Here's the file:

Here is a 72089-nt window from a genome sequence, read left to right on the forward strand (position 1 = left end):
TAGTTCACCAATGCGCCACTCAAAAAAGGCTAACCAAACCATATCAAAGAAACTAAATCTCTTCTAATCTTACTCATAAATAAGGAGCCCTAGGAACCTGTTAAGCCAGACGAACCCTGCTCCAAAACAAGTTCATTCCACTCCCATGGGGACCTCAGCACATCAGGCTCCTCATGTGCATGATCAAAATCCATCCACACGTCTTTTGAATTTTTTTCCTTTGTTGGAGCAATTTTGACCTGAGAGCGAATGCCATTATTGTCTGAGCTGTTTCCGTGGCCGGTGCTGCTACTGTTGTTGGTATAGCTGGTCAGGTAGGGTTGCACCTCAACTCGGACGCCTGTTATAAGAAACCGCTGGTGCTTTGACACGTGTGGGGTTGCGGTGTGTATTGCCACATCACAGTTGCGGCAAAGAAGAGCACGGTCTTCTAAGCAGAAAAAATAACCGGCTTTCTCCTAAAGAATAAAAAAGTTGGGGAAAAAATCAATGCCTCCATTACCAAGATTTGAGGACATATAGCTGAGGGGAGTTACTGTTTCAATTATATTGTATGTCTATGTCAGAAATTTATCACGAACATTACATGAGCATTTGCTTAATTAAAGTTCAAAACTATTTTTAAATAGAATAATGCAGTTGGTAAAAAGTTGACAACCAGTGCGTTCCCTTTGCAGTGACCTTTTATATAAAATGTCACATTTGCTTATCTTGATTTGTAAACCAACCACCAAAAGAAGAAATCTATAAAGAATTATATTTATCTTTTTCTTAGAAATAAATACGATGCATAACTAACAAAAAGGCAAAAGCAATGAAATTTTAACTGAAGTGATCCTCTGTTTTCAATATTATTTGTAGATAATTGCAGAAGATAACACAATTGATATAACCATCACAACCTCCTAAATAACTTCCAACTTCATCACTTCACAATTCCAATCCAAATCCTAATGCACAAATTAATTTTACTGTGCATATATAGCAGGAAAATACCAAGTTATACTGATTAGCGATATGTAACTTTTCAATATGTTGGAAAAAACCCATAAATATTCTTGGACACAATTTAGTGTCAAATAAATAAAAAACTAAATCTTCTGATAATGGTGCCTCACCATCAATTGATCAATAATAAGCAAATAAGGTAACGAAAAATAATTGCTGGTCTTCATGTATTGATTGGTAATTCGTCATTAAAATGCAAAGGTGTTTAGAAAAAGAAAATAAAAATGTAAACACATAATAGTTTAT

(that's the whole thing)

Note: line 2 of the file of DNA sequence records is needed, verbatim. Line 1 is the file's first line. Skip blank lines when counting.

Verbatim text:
TAGTTCACCAATGCGCCACTCAAAAAAGGCTAACCAAACCATATCAAAGAAACTAAATCTCTTCTAATCTTACTCATAAATAAGGAGCCCTAGGAACCTGTTAAGCCAGACGAACCCTGCTCCAAAACAAGTTCATTCCACTCCCATGGGGACCTCAGCACATCAGGCTCCTCATGTGCATGATCAAAATCCATCCACACGTCTTTTGAATTTTTTTCCTTTGTTGGAGCAATTTTGACCTGAGAGCGAATGCCATTATTGTCTGAGCTGTTTCCGTGGCCGGTGCTGCTACTGTTGTTGGTATAGCTGGTCAGGTAGGGTTGCACCTCAACTCGGACGCCTGTTATAAGAAACCGCTGGTGCTTTGACACGTGTGGGGTTGCGGTGTGTATTGCCACATCACAGTTGCGGCAAAGAAGAGCACGGTCTTCTAAGCAGAAAAAATAACCGGCTTTCTCCTAAAGAATAAAAAAGTTGGGGAAAAAATCAATGCCTCCATTACCAAGATTTGAGGACATATAGCTGAGGGGAGTTACTGTTTCAATTATATTGTATGTCTATGTCAGAAATTTATCACGAACATTACATGAGCATTTGCTTAATTAAAGTTCAAAACTATTTTTAAATAGAATAATGCAGTTGGTAAAAAGTTGACAACCAGTGCGTTCCCTTTGCAGTGACCTTTTATATAAAATGTCACATTTGCTTATCTTGATTTGTAAACCAACCACCAAAAGAAGAAATCTATAAAGAATTATATTTATCTTTTTCTTAGAAATAAATACGATGCATAACTAACAAAAAGGCAAAAGCAATGAAATTTTAACTGAAGTGATCCTCTGTTTTCAATATTATTTGTAGATAATTGCAGAAGATAACACAATTGATATAACCATCACAACCTCCTAAATAACTTCCAACTTCATCACTTCACAATTCCAATCCAAATCCTAATGCACAAATTAATTTTACTGTGCATATATAGCAGGAAAATACCAAGTTATACTGATTAGCGATATGTAACTTTTCAATATGTTGGAAAAAACCCATAAATATTCTTGGACACAATTTAGTGTCAAATAAATAAAAAACTAAATCTTCTGATAATGGTGCCTCACCATCAATTGATCAATAATAAGCAAATAAGGTAACGAAAAATAATTGCTGGTCTTCATGTATTGATTGGTAATTCGTCATTAAAATGCAAAGGTGTTTAGAAAAAGAAAATAAAAATGTAAACACATAATAGTTTAT